Atonement Homily

The assignment: Drawing from the doctrine of atonement expounded by Anselm, Aquinas, and Dr Margaret Turek’s Atonement, you are to give a homily on this subject to adult parishioners.

JMJ

GOD HATES SIN. It’s perhaps an uncomfortable claim for we are aware that we sin although, perhaps, we tapdance around that awareness so as not to disturb ourselves much. Because God loves his creation and because sin has marred the beauty God gave us he has destroyed the power of sin to destroy us. This is the doctrine of atonement.

That word, atonement, may make us as uncomfortable as a discussion of sin. This discomfort may be related to the same tapdance of avoidance though: only if we are sinners do we need atonement. Pope Benedict has suggested that we trivialize sin and thus downplay our own need for redemption – and so we also trivialize the action of Christ on the Cross.  (Atonement, 13.)  

Today, the Solemnity of the Sacred Heart opens up our meditation on Atonement as an act of love. Let’s take a look at the alternative prayer offered by Liturgy of the Hours for Morning Prayer (Vol 3, p. 639)

Father, we honor the heart of your Son
broken by man’s cruelty
yet symbol of love’s triumph,
pledge of all that man is called to be.
Teach us to see Christ in the lives we touch,
to offer him living worship
by love-filled service 
to our brothers and sisters. Amen.

We’ll move through bit by bit. 

The heart of your son, broken by cruelty

The cruelty mentioned in the prayer is our rejection of God. That rejection is sin in its totality. There may be individual sinful actions, but sin is a rejection of God and the love and dignity he offers us (Atonement, 51, 89ff). We are made for God and we only find our full happiness in him. Sin is any attempt to find or root our being elsewhere. Sin wounds us and our neighbor, but all sin is, primarily, a rejection of God. Any step away from that fullness – our proper end – is sin because we step away from God himself. (See also, Catechism  ¶1849, ¶1850). Sin is real. This rejection of love is the cruelty spoken of.

God allows us to experience the results, the natural consequences of our sin (Atonement, 52). We suffer a loss of God, of a proper relationship with others and the world, and – eventually – we suffer death. Even these consequences wound God who wants so much more for us. 

St Anslem starts us on this journey, asking “Why God Became Man?” Seeking to explore answers to Jewish and Muslim critics in his day (late 11c). In our rejection of infinite love, we incur (and continue to incur) an ongoing infinite debt that corrupts even our attempts to repay it. Anselm teaches that it required a human person to pay our a human debt, else humanity would have been beholden to whoever paid for us. Yet it needed to be God who did so because it was an infinite debt and only an infinite God could have paid it. So, uniting God and Man in himself, God the Son dies on the Cross to pay the debt of all humanity. In this action, he purchased us for himself and we are beholden only to God – as it should be. We can most clearly see the wounding of God’s heart on the Cross, and yet we can see something else as well. We need to see deeper into this action than just “purchase”: for in the act of atonement on the Cross, indeed the entire Incarnation, God the Holy Trinity has done something unexpected (Atonement, 130)

The Church sees love’s triumph in the Crucifixion. Even on the Cross – where we “did something to God”, it was a death by his own initiation, his own handing-over as the Eucharistic prayers say.  God’s sovereign action is always the initiator (Atonement, 29): even our own actions are not mere reactions to God’s love but an act of his grace engendering in us a response. God is love. All that he does is because of the love that he is. Even his hatred of sin – his passionate hatred of the distance we ourselves have placed between us and him – is his love in action. Like a human lover, this puts God in a vulnerable position, at risk of being hurt by our rejection. But, unlike a human lover, God keeps pushing forward in love despite being wounded (Atonement, 35). Remember that Jesus is God the Son. He is showing us the love of the Father in this action on the Cross. What we see in Jesus’s love for us is his filial imaging of the Father’s love for us. Like Father, like Son!  As the Father allows us to wound and slay the Son, the Heart of God breaks in the depth of his love for us. And his hatred for sin manifests as we slay his Son, the engendered response to his love rises in us, becoming the restoration of our relationship with him.  (Atonement, 106)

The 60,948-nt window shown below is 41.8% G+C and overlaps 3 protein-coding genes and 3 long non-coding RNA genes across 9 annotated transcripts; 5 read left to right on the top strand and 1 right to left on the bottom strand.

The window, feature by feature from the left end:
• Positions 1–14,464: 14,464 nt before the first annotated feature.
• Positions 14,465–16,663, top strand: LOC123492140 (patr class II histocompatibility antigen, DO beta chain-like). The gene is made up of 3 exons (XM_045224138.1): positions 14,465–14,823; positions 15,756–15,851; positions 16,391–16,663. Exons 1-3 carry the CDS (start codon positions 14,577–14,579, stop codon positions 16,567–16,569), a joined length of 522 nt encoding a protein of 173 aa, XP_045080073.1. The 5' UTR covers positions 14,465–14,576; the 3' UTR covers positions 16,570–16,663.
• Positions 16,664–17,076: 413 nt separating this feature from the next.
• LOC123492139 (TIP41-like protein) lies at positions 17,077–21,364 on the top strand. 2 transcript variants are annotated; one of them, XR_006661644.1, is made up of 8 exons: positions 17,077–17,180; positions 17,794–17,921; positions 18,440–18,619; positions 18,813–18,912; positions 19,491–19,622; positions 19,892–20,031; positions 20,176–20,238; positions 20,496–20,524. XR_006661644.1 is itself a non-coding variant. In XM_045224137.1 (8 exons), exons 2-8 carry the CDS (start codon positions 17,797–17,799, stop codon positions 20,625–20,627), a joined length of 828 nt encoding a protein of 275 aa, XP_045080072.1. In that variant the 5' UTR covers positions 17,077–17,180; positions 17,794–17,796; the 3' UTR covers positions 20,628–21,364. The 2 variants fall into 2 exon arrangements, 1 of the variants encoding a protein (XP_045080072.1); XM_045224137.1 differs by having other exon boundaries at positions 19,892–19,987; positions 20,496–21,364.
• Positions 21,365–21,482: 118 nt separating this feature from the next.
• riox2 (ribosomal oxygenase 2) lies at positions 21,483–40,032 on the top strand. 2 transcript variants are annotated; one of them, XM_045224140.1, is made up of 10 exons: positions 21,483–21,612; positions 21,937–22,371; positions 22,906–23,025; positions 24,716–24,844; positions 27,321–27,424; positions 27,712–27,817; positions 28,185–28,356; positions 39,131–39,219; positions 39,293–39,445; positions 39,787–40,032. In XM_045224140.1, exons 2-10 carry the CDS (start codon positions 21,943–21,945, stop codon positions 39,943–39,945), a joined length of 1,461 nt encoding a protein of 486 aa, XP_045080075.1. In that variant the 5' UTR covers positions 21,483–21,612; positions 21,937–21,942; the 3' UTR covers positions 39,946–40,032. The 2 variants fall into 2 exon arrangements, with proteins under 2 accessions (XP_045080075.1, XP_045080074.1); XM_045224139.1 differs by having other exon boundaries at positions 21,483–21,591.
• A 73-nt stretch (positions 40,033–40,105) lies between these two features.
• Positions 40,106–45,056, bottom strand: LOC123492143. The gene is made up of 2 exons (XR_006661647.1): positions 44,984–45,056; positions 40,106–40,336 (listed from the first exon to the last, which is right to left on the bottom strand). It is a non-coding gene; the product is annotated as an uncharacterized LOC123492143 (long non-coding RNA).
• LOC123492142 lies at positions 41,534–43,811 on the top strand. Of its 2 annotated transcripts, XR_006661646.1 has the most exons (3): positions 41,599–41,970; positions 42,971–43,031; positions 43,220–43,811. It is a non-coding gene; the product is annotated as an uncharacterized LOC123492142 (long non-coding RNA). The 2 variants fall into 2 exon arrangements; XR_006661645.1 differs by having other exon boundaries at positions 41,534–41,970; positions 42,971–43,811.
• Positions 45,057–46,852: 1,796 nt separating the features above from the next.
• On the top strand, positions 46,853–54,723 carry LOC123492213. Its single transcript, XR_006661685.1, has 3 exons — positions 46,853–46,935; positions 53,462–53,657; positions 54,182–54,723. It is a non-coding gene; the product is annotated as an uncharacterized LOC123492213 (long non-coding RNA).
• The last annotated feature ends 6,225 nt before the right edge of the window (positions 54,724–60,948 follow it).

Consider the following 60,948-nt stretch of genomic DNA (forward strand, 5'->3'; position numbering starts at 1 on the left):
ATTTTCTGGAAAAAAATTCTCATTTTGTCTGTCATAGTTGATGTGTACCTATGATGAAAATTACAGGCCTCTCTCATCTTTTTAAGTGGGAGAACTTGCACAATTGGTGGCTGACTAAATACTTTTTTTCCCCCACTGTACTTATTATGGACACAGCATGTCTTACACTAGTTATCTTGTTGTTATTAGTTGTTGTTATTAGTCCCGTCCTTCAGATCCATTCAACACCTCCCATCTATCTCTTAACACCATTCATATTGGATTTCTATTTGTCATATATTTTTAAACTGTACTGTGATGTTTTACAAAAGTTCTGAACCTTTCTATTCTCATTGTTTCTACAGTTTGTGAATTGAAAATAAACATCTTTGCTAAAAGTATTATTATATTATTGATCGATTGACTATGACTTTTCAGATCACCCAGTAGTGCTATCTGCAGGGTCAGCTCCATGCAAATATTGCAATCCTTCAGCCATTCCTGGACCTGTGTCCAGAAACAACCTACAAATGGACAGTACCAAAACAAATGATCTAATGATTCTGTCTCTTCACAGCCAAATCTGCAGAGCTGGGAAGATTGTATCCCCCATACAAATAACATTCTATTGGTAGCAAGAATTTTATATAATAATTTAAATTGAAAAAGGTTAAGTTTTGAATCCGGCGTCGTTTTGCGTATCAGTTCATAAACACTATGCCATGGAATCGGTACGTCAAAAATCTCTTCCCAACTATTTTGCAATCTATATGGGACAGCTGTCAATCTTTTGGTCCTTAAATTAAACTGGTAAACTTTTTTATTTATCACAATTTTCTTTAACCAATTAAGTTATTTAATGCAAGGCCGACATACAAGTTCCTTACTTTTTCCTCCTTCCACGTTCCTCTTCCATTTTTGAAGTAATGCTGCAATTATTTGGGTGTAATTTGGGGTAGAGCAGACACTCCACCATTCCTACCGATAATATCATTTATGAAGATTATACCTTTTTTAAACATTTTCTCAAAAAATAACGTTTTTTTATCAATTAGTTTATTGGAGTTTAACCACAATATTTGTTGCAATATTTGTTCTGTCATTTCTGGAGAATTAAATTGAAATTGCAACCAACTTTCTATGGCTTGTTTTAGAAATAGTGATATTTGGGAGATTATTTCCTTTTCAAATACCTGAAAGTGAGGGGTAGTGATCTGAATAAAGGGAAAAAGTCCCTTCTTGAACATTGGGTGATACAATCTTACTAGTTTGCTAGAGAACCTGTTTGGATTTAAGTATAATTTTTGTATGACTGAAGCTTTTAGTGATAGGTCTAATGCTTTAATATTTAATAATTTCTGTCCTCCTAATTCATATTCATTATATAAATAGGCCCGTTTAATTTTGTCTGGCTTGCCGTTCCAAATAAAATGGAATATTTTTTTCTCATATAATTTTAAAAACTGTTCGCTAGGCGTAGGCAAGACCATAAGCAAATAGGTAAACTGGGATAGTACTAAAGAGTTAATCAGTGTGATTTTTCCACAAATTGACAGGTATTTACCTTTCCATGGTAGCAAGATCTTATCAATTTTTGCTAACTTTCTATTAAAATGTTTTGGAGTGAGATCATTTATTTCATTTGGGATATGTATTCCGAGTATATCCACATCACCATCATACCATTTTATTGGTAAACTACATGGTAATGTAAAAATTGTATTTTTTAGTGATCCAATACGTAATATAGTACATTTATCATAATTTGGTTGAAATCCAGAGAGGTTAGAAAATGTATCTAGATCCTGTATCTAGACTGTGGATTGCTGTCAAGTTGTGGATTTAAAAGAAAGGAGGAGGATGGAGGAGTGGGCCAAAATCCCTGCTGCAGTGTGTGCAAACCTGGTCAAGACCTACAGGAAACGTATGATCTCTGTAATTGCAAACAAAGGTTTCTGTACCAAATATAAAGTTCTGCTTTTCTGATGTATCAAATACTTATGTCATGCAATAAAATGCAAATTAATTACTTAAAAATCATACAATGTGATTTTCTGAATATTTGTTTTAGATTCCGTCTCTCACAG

On the cross, Jesus was made to be “sin for us” ​​(2 Corinthians 5:21) and by allowing the perfectly pure Son to experience the natural consequences for our sins God restored us to him. This is the masterstroke against sin, for by the cross those consequences of rejection, pain, and even death become the pathway of the Father’s love to us. (Atonement, 129, footnote 97) As Jesus surrendered perfectly to God’s will, even the worst parts of our world of violence and sin become ways in which God can (and does) reach us. The Eastern Church says Christ has “trampled down death by death.” That’s why the Sacred Heart, wounded by cruelty, is the symbol of love’s triumph.

And so, the prayer says the heart of Christ is the pledge of all that man is called to be. We are called in the Son of God to contemplate the Father. We are called to share the love of God. But there is more. Our heart must become like his: ours must be broken, too. 

We are called, in the closing words of the prayer, to see Christ in the lives we touch, to offer him living worship by love-filled service to our brothers and sisters. We are called to serve others, and to risk in that action the same rejection that he risks; our hearts will also be broken by cruelty as we call others to the divine plan of love. (Atonement, 222 ff) 

Participating in the infinity of God’s action, we become humans paying human debt fully. Our pain, our suffering, in Christ, becomes part of the ongoing action of Atonement. Speaking at Fatima, Pope Benedict said, “entrust to him every setback and pain that you face so that they become – according to his design – a means of redemption for the whole world. You will be redeemers with the Redeemer, just as you are sons in the Son.” 

Atone-over

JMJ

IN THE EPISCOPAL CHURCH’s Book of Common Prayer (1979), as the priest breaks the consecrated bread, is sung the Fraction Anthem. “Christ our Passover is sacrificed for us. Therefore let us keep the feast.” John the Baptist, of course, refers to Christ as the “Lamb of God who takes away the sins of the world” (John 1:29). And the New Testament is filled with references to Christ as an atoning sacrifice. (eg John 3:16, Romans 3:24, Hebrews 9:12-16, Revelation 5:9.)